Conversation with my younger self
Julie Thorson, Friendship Haven
People often say, “I have no regrets.” Fine, fine good for you. You feel good about your past. We get it.
But as we grow personally and professionally, aren't there things we all wish we would have known prior to making the choices or decisions we did? I'm not talking about information you can study in a book, I'm talking about experience.
Let me explain. In the past, I used to get bothered by employees who were older than me who thought they knew more than I did just because they were older. In fact, my younger self would be downright annoyed with these people who had 10 or 15 years on me.
I remember distinctly thinking to myself: Just because they are older, they think they know more than me. I actually remember being mad and irritated! Well, guess what young Julie? They did know more than me simply because they've lived longer. I didn't give them any credit for their life experience and what that may have brought to their professional careers.
Which prompted me to go down this road: If I had 30 minutes today to have a conversation with myself 15 years ago, what would I say?
Fifteen years ago, I was working here but in a totally different capacity. I was 28, had a newborn baby boy and a 3-year-old daughter. I was the activity director in our health center and I knew it all.
OK, I get that this is a silly conversation to imagine, but it actually was good for me as a leader to think about. I also spent some time going through some of my old documents and ideas on paper.
What would I say? How would I say it? Would I start with “Well you know you really should have (fill in the blank)”?
Or would I encourage myself to keep pushing and going at the rate I was then? Rightly or wrongly, I landed on a combination of both.
After 15 years, I certainly don't have it all figured out, and I realize I still have a lot to learn from others both older and younger than me. However, I would offer my 28-year-old self these few nuggets:
• Turning 30 does not mean people will automatically take you seriously. Your age has very little to do with being taken seriously and having others really hear you.
• Letting go a little bit doesn't mean you are giving up, it simply means it's not the right time. Sometimes patience may be just what you need.
• There is no way for you to comprehend how much long-term care is going to change over the next 15 years. It's much bigger than you. Keep your eyes and ears open and keep asking questions.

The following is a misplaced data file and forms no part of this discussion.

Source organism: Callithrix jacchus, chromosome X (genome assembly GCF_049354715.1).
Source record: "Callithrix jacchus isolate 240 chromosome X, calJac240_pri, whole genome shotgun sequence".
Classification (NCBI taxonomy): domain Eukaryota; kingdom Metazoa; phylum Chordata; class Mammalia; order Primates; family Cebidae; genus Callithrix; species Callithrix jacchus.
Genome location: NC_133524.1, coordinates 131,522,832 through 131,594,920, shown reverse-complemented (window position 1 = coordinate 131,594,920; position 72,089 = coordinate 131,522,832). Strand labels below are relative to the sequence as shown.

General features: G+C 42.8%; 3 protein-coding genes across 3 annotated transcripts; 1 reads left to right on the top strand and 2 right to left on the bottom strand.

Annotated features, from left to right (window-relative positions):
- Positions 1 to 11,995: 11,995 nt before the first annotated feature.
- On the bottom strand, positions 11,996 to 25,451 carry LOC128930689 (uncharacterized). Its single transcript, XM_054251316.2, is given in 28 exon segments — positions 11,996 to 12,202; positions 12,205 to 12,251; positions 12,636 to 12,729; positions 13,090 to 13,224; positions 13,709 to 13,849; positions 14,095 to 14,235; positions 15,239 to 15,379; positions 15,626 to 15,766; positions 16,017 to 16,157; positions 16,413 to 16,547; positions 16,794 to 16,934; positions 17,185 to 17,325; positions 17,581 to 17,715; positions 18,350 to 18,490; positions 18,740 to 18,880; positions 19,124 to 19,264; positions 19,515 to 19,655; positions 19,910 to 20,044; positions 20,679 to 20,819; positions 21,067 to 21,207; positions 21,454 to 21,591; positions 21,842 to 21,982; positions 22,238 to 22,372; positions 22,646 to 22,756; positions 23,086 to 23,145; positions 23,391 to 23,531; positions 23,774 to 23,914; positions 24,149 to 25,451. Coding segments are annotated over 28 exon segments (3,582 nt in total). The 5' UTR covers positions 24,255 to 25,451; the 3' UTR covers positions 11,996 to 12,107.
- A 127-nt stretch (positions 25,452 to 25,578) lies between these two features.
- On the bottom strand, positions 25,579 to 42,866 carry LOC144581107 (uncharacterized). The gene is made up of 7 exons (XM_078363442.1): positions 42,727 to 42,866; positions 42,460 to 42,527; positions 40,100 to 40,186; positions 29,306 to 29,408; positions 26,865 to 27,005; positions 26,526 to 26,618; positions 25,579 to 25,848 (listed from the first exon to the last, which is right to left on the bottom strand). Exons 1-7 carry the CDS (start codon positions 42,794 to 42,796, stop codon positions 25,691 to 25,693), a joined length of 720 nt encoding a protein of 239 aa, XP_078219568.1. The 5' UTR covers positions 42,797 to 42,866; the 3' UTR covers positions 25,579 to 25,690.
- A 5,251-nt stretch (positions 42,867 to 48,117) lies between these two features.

• Challenge, with respect, “We've always done it this way.” Very soon creativity and innovation will win over completing tasks, assignments and the status quo.
• Smiling will always serve you well — so keep doing it.
• Don't be in such a dang hurry. Enjoy your work today. Don't focus so much on what will happen next. Someday, you will miss these days and the stories. You will smile at the memories of making a difference.
• When people tell you, “It goes by so fast, “ LISTEN. Don't ignore this. When you complain about the midnight feedings and the terrible twos, recognize very soon that you will blink and you will have forgotten what that looks like, feels like and even smells like.
• Being a leader has very little to do with your title. You have the ability to be a leader today.
What would you say to your younger self? Consider and reflect on what we have learned through personal and professional experience. I believe this helps us become stronger leaders. In our field, it's interesting to me that we don't spend more time tapping into each other's experience.
I think because of the tempo of our work and the business of the day, we forget that slowing down might provide us insight we would miss for lack of asking.
By the way, I would also tell my 28-year-old self to take more family vacations! You can never have too many of those memories.
Oh and eat more now, because your metabolism will slow down after 40!Julie Thorson's “Living Leadership” blog has been named the 2016 “Best New Department” Bronze Award winner by the American Society of Health Publication Editors. The president and CEO of Friendship Haven, a continuing care retirement community in Fort Dodge, IA, that earned the Governor's Award for Quality in 2014, Thorson is a coach's daughter at heart. She is a former part-time nursing home social worker who quickly ascended the leadership ranks. Now a licensed nursing home administrator, she has been a participant in LeadingAge's Leadership Academy and was recently named LeadingAge Iowa's Mentor of the Year.